London blinds are a modified soft Roman blind. Usually the London blind has two deep pleats that run the height of the blind and when the blind gathers the pleats open and the fabric between the pleats swags softly along the bottom edge. This is a stylish blind that can be upgraded by using a different colour fabric inside the pleat for an unexpected pop of colour. The simple version of this blind is well within the reach of most crafters and a blind can usually be made in a few hours.
Measure the width of the window and cut a piece of 1-by-1-inch wood board (batten) with a saw. Screw the batten into the top underside of the window casing as close to the window as possible. Use long screws and a screwdriver.
Measure and cut hook and loop tape the width of the batten. Attach the adhesive hook portion of the tape to the top front of the batten. Set aside the loop portion for later.
Measure the width of the window and add 12 inches for each pleat and 1 inch for seams. Typically, your London blind will have two pleats. Measure the height of the window from the top of the batten to the window sill. Add 1 1/2 inches. Launder and iron your fabrics. Cut your fabrics to these measurements.
Place the fabric's right sides together and sew down both sides and across the bottom. Clip the corners. Turn the fabric right side out and iron.
Position your blind on a flat table lining side up. Place the blind lengthwise so that the raw top edge is to your left and the bottom is to your right. Measure from the current top (actual side) 6, 12 and 18 inches. Draw three horizontal lines along the length of the blind with tailor's chalk. Mark an "X" on the 12-inch line. Measure from the current bottom (actual side) 6, 12 and 18 inches repeating what you did earlier.
Cut Austrian blind tape the length of your horizontal drawn lines. Cut the tape in half lengthwise and pin each tape to the X marked 12 inch line. The bottom loop of each Austrian tape should be 2 inches from the bottom of the blind. Pin and sew the Austrian tape centred on the X lines. Turn under each end for neatness. Sew a seam on both sides of the rings sewing in the same direction to prevent puckers.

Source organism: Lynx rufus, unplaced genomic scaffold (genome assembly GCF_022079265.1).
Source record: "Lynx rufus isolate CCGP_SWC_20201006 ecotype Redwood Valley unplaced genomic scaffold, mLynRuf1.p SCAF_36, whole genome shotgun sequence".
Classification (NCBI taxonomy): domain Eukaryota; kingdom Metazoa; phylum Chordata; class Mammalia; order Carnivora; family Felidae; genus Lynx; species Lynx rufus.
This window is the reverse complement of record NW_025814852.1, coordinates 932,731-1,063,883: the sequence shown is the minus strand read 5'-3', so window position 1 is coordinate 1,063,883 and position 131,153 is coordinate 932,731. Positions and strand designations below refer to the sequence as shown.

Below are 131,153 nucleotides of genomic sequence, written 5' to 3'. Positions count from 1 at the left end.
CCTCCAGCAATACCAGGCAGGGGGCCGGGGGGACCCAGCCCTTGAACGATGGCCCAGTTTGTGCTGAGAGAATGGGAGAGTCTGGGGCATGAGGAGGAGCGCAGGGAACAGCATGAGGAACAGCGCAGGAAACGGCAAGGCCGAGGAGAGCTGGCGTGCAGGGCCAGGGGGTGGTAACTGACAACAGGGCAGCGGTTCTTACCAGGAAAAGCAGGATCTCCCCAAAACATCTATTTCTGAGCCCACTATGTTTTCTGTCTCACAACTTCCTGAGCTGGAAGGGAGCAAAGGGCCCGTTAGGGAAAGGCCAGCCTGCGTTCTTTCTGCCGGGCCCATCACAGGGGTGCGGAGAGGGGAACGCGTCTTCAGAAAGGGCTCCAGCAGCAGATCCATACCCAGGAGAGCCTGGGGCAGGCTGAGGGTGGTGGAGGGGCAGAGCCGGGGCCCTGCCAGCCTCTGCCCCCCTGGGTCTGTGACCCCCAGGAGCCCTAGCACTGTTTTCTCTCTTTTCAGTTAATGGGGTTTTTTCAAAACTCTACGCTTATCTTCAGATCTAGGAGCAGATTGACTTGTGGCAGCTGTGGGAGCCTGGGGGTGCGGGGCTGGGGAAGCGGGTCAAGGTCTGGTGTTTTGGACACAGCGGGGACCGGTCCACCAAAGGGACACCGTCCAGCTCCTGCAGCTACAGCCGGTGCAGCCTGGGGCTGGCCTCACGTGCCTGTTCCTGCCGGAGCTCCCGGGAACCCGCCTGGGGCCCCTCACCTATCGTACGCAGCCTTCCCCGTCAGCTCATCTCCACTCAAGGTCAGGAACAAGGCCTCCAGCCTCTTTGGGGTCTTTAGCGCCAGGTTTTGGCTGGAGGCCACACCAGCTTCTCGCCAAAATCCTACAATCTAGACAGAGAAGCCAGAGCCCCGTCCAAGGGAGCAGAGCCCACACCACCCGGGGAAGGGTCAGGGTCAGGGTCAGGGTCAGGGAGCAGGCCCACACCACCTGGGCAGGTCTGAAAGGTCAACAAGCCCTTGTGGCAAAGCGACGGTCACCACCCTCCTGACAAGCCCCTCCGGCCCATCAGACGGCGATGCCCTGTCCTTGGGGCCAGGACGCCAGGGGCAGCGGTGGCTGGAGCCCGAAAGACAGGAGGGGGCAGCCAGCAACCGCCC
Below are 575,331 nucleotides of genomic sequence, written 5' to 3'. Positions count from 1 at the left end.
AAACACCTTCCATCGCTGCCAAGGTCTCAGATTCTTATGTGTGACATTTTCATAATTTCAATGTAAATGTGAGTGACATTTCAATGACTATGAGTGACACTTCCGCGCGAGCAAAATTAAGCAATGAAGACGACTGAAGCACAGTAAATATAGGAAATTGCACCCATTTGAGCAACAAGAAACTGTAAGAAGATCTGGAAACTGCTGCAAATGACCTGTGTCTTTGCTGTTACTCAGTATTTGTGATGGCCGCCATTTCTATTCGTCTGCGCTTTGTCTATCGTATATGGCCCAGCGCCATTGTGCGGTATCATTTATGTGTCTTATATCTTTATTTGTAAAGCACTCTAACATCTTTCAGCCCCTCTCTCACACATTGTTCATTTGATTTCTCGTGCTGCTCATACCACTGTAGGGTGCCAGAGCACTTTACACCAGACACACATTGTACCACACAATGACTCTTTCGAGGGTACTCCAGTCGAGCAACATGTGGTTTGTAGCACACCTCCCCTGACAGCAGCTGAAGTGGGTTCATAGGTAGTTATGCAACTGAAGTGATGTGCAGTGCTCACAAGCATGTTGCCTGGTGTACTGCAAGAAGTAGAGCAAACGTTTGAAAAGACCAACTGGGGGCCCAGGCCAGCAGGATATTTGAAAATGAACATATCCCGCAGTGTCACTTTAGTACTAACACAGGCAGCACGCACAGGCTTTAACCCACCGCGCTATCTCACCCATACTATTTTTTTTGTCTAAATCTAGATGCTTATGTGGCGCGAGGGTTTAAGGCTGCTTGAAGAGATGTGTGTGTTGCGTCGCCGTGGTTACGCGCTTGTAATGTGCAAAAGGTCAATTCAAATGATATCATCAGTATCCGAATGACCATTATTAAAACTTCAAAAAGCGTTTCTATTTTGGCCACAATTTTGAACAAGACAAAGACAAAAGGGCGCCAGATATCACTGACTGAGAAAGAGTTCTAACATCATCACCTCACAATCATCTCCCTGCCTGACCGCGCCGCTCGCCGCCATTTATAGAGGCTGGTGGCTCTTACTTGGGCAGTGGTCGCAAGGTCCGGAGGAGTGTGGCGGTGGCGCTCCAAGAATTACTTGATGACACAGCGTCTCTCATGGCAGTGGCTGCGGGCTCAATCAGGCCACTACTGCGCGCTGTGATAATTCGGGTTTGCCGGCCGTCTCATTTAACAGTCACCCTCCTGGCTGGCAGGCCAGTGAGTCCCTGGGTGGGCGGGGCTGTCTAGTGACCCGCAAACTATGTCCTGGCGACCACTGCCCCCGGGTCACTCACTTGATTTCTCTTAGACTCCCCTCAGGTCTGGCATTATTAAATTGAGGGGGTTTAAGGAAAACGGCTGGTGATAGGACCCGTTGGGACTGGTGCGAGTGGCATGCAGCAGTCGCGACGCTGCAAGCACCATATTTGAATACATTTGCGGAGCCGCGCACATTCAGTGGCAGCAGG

Turn the blind over so that the decorator fabric is facing upward. Fold the fabric face sides together over the Austrian tape so that the 6- and 18-inch lines match. Sew 4 inches from the top edge securing the ends well. Sew 2 inches from the bottom edge securing the ends well. Repeat for all pleats. Center your ring tape over your seam and iron your pleats from top to bottom.
Fold the top edge under 1 inch. Fold the folded edge under 1 inch. Pin the loop portion of the hook and loop tape to the back top edge of the fabric centred in the 1 inch. Sew two parallel seams across the length of the tape. Sew in one direction to prevent puckers.
Cut cording twice the length plus the width of the window for each of your pleats. Tie a cord to the bottom most ring. Thread the cord up from bottom to top through all of the vertical rings in that column. Repeat for each pleat and Austrian tape. Attach the blind to the batten by pressing the hook and loop tape together.
Screw a screw eye into the underside of the batten just above the last ring on each tape. Screw an extra screw eye to the side where you want the cords to operate. Thread the cord through the screw eye above the cord and through each screw eye toward the extra screw eye. Thread all cords through the extra screw eye.
Open the blind fully. Measure 8 inches from the extra screw eye. Attach a cord condenser to the cords. A cord condenser is a device that turns many cords into a single cord. Slide an acorn over the single cord and tie a knot in the cord. An acorn is a plastic or wood cup-shaped piece that slides over the knot to make the cord easier to pull. Screw a cleat to the wall well above where children can reach. A cleat is a two-headed hook that you wind the cord on after you open or close it.
After making a few London blinds, consider adding a different colour fabric between your 6- and 18-inch marks. This will create a pop of colour when the pleat opens.
Tips and warnings
- After making a few London blinds, consider adding a different colour fabric between your 6- and 18-inch marks. This will create a pop of colour when the pleat opens.
Things you need
- 1-by-1-inch wood board
- Long screws
- Hook and loop tape
- Iron and board
- Sewing machine
- Tape measure
- Tailor's chalk
- Austrian tape
- Cord condenser